Even though Momma did not raise a hand, Maya realizes that she won some type of battling by ignoring the children. Momma takes the opinion that it is not safe for blacks to speak of whites even in their absence. Often she refers to the whites as “they” instead of calling out anyone directly to save herself being overheard. Maya says that she feels Momma considered herself a realist and not a coward. Once, a black man in the town hides out in Momma’s store to escape the police. He is eventually apprehended after leaving, but in court, he requests a statement from “Mrs. Henderson” and the judge is surprised that the respectful title of “Mrs.” is used to refer to a black woman. This is an indicator of Momma’s place in the community.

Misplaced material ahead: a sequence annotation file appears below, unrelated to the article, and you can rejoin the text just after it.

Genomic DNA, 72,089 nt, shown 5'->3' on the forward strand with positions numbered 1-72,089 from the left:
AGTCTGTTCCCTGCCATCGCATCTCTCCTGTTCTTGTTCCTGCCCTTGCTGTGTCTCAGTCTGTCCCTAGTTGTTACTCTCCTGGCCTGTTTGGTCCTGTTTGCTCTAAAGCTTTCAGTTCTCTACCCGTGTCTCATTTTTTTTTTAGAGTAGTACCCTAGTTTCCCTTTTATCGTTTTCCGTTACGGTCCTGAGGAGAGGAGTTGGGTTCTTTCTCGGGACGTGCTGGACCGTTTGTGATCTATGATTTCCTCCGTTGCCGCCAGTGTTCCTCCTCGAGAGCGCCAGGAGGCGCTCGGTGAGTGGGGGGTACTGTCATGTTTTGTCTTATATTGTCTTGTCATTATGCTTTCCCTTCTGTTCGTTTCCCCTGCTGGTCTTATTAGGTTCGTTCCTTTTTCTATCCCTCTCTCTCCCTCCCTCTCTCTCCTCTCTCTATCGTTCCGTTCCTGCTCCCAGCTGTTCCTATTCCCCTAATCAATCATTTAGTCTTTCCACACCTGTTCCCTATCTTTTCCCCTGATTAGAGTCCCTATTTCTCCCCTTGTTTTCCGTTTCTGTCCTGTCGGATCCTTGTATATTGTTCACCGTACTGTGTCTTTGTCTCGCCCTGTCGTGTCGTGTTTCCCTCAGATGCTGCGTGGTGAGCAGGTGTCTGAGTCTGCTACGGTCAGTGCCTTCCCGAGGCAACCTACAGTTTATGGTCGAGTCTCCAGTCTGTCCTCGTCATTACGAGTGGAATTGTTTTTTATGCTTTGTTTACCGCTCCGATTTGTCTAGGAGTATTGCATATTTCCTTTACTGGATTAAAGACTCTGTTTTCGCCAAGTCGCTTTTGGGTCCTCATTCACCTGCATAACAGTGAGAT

Maya and Bailey receive gifts from their mother on Christmas and wonder at her ability to live happily without them. They cry, as they had half convinced themselves that their mother was dead. Momma scolds them for being ungrateful, but Maya and Bailey later destroy the doll that their mother sent. The children’s father, Big Bailey, comes to visit them a year later, unexpectedly. His manner and tall stature dazzle Maya. He tells the children that he is going to drive them to St. Louis to visit their mother and Momma reluctantly agrees.